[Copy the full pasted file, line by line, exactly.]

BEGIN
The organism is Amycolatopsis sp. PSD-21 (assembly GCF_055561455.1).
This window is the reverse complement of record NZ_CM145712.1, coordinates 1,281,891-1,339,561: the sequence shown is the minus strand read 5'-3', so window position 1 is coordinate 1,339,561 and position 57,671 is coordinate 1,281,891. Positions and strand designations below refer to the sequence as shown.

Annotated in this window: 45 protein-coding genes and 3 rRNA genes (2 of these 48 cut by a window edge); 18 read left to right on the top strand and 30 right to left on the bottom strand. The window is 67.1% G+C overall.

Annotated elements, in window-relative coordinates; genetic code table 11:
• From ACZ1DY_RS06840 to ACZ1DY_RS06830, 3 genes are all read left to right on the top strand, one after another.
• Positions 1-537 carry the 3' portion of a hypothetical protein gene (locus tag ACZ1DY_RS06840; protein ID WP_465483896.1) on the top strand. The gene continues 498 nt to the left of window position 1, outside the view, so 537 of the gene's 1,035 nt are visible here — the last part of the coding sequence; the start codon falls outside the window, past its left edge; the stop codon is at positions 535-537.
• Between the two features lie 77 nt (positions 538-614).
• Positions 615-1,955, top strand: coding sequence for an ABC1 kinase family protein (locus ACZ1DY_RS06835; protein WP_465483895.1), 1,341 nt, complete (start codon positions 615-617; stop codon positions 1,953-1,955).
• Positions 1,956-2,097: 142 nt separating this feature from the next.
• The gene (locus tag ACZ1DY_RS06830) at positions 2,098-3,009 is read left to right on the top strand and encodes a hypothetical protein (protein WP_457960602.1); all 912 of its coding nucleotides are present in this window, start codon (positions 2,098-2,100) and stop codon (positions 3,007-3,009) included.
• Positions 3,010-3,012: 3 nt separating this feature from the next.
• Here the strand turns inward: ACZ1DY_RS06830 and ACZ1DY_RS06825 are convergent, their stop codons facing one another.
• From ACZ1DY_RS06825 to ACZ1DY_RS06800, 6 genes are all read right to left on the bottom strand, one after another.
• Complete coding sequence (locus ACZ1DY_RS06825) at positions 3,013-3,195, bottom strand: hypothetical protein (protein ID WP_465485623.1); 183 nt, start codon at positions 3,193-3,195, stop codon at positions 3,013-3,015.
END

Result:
The organism is Amycolatopsis sp. PSD-21 (assembly GCF_055561455.1).
This window is the reverse complement of record NZ_CM145712.1, coordinates 1,281,891-1,339,561: the sequence shown is the minus strand read 5'-3', so window position 1 is coordinate 1,339,561 and position 57,671 is coordinate 1,281,891. Positions and strand designations below refer to the sequence as shown.

Annotated in this window: 45 protein-coding genes and 3 rRNA genes (2 of these 48 cut by a window edge); 18 read left to right on the top strand and 30 right to left on the bottom strand. The window is 67.1% G+C overall.

Annotated elements, in window-relative coordinates; genetic code table 11:
• From ACZ1DY_RS06840 to ACZ1DY_RS06830, 3 genes are all read left to right on the top strand, one after another.
• Positions 1-537 carry the 3' portion of a hypothetical protein gene (locus tag ACZ1DY_RS06840; protein ID WP_465483896.1) on the top strand. The gene continues 498 nt to the left of window position 1, outside the view, so 537 of the gene's 1,035 nt are visible here — the last part of the coding sequence; the start codon falls outside the window, past its left edge; the stop codon is at positions 535-537.
• Between the two features lie 77 nt (positions 538-614).
• Positions 615-1,955, top strand: coding sequence for an ABC1 kinase family protein (locus ACZ1DY_RS06835; protein WP_465483895.1), 1,341 nt, complete (start codon positions 615-617; stop codon positions 1,953-1,955).
• Positions 1,956-2,097: 142 nt separating this feature from the next.
• The gene (locus tag ACZ1DY_RS06830) at positions 2,098-3,009 is read left to right on the top strand and encodes a hypothetical protein (protein WP_457960602.1); all 912 of its coding nucleotides are present in this window, start codon (positions 2,098-2,100) and stop codon (positions 3,007-3,009) included.
• Positions 3,010-3,012: 3 nt separating this feature from the next.
• Here the strand turns inward: ACZ1DY_RS06830 and ACZ1DY_RS06825 are convergent, their stop codons facing one another.
• From ACZ1DY_RS06825 to ACZ1DY_RS06800, 6 genes are all read right to left on the bottom strand, one after another.
• Complete coding sequence (locus ACZ1DY_RS06825) at positions 3,013-3,195, bottom strand: hypothetical protein (protein ID WP_465485623.1); 183 nt, start codon at positions 3,193-3,195, stop codon at positions 3,013-3,015.